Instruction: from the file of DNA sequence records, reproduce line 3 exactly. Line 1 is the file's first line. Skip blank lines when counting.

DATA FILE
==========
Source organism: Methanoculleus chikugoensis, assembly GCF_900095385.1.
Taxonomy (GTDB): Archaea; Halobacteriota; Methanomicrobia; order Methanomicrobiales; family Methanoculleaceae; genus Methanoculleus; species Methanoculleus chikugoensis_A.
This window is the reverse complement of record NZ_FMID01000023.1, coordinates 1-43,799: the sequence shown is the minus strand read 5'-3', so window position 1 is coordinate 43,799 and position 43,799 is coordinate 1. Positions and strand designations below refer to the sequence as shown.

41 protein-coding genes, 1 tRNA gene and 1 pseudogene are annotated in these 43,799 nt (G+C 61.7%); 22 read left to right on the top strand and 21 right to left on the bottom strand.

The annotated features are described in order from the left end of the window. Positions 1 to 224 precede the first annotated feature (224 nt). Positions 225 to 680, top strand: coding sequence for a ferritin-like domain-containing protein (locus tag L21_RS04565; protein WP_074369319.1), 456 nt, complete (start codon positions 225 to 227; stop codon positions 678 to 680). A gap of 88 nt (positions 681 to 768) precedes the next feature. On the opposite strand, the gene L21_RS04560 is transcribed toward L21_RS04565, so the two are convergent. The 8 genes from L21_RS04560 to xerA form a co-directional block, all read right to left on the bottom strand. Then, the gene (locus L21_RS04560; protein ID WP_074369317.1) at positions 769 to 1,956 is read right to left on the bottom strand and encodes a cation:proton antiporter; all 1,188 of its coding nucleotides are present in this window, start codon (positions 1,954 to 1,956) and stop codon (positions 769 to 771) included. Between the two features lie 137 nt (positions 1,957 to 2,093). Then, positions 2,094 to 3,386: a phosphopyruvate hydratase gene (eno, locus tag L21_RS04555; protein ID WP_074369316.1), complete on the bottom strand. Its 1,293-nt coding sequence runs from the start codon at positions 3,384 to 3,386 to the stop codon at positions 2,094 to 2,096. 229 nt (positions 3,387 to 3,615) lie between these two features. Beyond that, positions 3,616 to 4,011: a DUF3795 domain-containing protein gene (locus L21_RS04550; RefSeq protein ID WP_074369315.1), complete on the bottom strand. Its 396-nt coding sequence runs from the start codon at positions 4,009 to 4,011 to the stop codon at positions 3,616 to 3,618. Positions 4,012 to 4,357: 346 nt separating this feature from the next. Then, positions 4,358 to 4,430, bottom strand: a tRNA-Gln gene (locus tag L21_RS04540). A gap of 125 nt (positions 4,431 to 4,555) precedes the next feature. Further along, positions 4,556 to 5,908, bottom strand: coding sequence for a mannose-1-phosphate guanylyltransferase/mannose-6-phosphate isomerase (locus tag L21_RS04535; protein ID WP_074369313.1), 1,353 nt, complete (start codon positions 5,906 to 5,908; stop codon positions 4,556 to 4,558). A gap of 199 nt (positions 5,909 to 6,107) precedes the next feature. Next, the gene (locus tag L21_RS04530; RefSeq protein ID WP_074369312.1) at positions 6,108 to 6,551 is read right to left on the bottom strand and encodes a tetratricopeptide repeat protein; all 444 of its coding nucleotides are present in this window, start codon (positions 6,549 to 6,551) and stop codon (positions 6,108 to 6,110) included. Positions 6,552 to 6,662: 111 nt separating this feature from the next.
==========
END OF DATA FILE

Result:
This window is the reverse complement of record NZ_FMID01000023.1, coordinates 1-43,799: the sequence shown is the minus strand read 5'-3', so window position 1 is coordinate 43,799 and position 43,799 is coordinate 1. Positions and strand designations below refer to the sequence as shown.